Solar scientists have no doubt been impatiently waiting for tomorrow's scheduled 10:26 a.m. launch of NASA's Solar Dynamics Observatory from Kennedy Space Center (moved back a day due to Shuttle Endeavour's weather delay on Sunday). Aviation Week has been reporting on SDO and all the preparations for the upcoming launch [subscription only]. Once SDO is up in its geosynchronous orbit, the quality and quantity of data it collects should revolutionize our understanding of the Sun's inner workings, help scientists develop prediction models, and, using those models, be better able to protect our communications and other satellite systems from solar weather.
Image of coronal mass ejection taken on February 5, 2010 by NASA's SOHO.
Not coincidentally, this is an exciting time to begin a study of the Sun. We're finally coming out of a terribly slow period of solar activity. As noted last year by David Hathaway of the Marshall Space Flight Center, "this is the quietest we've seen the Sun in almost a century." That's all changing though, as 2010 has been a boon of activity so far. Spaceweather.com has recorded only two sun-spotless days so far, where as 2009 saw a full 260 days with no sunspot activity. Right now, in fact, there are three sunspots, one of which -- Sunspot 1045 -- is harboring quite a bit of energy, enough to send a slew of coronal mass ejections (CMEs) our way. Those of you to the north should keep an eye out for Northern Lights starting tonight through Thursday.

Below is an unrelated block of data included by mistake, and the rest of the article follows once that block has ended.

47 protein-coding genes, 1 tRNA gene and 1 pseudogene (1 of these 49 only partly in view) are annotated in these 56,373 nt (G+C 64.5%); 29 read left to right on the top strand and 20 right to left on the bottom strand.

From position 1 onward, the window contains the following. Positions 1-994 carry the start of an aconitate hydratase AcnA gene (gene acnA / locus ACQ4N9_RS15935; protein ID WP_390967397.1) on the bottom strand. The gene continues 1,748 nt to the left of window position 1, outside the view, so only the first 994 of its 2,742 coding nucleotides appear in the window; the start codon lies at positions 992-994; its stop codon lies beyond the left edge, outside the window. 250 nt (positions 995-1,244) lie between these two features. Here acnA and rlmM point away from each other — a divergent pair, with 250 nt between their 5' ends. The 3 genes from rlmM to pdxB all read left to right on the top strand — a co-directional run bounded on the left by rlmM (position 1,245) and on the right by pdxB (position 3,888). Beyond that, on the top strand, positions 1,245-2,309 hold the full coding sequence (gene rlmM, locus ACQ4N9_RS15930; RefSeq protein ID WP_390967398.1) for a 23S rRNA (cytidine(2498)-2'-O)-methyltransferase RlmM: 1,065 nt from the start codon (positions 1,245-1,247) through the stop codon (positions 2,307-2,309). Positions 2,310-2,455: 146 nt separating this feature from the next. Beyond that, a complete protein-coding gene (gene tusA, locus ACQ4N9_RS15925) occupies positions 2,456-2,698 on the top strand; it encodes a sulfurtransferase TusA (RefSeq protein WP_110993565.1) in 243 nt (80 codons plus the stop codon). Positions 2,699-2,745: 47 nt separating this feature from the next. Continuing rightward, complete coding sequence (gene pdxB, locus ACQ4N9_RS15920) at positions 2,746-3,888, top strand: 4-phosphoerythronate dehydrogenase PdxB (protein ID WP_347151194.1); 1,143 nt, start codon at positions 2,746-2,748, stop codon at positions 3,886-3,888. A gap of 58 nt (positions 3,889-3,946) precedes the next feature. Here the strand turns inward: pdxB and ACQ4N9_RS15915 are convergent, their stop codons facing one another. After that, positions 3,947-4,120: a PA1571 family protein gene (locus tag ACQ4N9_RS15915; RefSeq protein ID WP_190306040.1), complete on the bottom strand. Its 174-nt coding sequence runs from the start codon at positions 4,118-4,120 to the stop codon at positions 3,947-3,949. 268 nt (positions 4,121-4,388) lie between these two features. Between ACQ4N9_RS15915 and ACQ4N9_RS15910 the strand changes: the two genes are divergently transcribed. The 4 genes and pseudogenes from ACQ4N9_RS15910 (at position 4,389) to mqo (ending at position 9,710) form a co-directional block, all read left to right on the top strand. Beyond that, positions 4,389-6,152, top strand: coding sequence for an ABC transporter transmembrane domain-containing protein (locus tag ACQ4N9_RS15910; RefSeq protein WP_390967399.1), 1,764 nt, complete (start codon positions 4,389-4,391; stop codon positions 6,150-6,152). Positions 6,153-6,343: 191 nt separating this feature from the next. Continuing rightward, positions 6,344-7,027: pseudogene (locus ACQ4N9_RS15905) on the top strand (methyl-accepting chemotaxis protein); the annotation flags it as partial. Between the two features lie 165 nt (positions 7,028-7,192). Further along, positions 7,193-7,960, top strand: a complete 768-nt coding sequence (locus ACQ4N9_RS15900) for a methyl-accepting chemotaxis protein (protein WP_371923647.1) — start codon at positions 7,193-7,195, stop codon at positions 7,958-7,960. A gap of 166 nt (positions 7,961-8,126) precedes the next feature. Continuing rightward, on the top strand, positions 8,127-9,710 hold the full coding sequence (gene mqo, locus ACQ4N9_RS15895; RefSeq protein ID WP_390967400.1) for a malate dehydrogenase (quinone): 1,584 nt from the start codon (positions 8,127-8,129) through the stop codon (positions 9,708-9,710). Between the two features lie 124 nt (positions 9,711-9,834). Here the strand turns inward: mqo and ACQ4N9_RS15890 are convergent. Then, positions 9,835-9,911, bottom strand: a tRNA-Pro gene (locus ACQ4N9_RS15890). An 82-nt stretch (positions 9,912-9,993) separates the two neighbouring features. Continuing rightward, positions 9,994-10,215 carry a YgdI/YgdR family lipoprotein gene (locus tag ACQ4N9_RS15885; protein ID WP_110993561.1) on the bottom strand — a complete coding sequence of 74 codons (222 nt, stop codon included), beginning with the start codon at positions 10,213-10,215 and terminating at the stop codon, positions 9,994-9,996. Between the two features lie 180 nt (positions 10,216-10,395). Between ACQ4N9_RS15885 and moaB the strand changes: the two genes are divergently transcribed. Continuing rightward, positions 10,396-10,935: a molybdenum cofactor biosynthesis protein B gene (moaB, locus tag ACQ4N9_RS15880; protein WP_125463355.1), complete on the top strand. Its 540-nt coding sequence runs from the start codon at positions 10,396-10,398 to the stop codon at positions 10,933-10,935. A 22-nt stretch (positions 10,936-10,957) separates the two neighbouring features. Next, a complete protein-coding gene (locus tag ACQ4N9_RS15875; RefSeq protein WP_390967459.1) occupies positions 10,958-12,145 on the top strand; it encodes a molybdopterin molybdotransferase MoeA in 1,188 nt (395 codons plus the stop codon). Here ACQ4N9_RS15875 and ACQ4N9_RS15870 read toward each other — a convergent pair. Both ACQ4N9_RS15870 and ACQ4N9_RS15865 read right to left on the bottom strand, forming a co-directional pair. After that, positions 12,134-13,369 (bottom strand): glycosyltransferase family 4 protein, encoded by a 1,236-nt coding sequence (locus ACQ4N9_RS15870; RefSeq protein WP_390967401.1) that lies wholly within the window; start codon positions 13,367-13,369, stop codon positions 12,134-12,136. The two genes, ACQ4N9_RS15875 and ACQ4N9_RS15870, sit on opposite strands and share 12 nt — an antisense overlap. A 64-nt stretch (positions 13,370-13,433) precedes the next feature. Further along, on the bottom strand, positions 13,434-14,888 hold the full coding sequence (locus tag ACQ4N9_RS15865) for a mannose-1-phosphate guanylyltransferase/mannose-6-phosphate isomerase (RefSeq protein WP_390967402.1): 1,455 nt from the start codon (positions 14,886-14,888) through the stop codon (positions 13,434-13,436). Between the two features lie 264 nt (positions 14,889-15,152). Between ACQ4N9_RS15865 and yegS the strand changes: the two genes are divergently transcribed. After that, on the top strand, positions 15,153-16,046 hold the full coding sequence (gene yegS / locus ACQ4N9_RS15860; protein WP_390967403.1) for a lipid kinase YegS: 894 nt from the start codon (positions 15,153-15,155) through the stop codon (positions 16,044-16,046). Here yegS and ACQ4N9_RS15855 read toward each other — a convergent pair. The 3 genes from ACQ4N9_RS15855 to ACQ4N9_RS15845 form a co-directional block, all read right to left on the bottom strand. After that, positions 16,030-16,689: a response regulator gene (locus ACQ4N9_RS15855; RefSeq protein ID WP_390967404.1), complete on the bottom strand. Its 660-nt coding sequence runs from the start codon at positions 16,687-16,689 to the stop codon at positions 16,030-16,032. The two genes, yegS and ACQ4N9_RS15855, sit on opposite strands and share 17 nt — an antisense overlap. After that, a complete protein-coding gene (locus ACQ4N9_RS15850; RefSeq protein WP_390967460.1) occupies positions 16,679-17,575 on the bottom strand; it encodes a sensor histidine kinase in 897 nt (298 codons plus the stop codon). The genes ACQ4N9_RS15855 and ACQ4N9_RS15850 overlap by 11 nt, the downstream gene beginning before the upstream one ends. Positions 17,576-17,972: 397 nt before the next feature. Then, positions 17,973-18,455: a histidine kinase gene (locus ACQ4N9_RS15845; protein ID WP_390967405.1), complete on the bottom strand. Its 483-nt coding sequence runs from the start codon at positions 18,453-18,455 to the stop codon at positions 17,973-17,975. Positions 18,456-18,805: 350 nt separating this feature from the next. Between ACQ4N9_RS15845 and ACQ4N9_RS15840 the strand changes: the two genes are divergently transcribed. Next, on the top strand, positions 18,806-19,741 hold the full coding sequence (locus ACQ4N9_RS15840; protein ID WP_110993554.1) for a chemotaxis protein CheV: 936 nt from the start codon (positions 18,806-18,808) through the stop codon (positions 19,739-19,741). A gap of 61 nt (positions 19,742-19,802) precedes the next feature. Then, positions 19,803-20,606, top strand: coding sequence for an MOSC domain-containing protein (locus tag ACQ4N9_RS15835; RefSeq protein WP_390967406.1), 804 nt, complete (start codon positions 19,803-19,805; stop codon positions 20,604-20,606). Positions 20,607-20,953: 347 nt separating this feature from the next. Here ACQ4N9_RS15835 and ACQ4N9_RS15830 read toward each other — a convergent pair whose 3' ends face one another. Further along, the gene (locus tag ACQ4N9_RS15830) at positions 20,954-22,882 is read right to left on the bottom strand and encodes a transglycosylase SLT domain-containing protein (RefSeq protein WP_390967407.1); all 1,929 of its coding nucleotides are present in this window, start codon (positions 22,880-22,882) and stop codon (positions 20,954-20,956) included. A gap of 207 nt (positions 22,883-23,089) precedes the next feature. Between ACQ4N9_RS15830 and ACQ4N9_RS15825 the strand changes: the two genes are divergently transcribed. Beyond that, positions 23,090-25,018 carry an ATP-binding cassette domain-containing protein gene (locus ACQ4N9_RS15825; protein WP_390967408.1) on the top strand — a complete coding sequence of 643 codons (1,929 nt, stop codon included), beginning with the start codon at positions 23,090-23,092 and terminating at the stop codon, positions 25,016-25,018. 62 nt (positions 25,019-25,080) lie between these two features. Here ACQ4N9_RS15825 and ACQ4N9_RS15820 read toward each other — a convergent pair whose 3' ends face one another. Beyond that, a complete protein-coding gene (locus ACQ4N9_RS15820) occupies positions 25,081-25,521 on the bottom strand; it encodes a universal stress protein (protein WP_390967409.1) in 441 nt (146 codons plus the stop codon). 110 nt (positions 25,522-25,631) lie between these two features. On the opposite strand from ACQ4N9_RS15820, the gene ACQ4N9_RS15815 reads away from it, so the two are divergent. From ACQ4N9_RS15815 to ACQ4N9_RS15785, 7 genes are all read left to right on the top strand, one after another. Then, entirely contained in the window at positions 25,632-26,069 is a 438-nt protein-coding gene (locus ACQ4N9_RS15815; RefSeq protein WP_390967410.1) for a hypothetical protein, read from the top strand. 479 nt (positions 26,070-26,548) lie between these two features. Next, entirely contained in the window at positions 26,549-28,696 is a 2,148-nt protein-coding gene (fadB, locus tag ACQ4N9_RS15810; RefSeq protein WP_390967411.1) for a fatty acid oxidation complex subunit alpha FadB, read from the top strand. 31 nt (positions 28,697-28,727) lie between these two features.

Of course, while they're making spectacular views in the sky, these CMEs are exactly the kind of thing that mess up our...well, everything. NASA explains:
Modern people depend on a network of interconnected high-tech systems for the basics of daily life. Smart power grids, GPS navigation, air travel, financial services, emergency radio communications—they can all be knocked out by intense solar activity. According to a 2008 study by the National Academy of Sciences, a century-class solar storm could cause twenty times more economic damage than Hurricane Katrina.
And lest we think of a "century-class solar storm" as a remote possibility, we need only turn your attention to the Mid-Atlantic (including all of us here at Aviation Week HQ), which is being slammed with a century-class winter snowstorm this week. In 2006, NASA reported that "in nearly-two centuries since the 11-year sunspot cycle was discovered, scientists have struggled to predict the size of future maxima—and failed." During its five-year mission, SDO should give us the data so that we can predict this activity and protect our global systems, every day and especially in these devastating worst-case scenarios.
Those of you in the D.C. area who are interested in solar weather should take time to visit the Smithsonian Air and Space Museum. Their new Public Observatory was built specifically for daytime observing and is a great opportunity to view solar activity (sunspots, prominences) with your very own eyes. (Note: I'm a volunteer at the Observatory once a week.)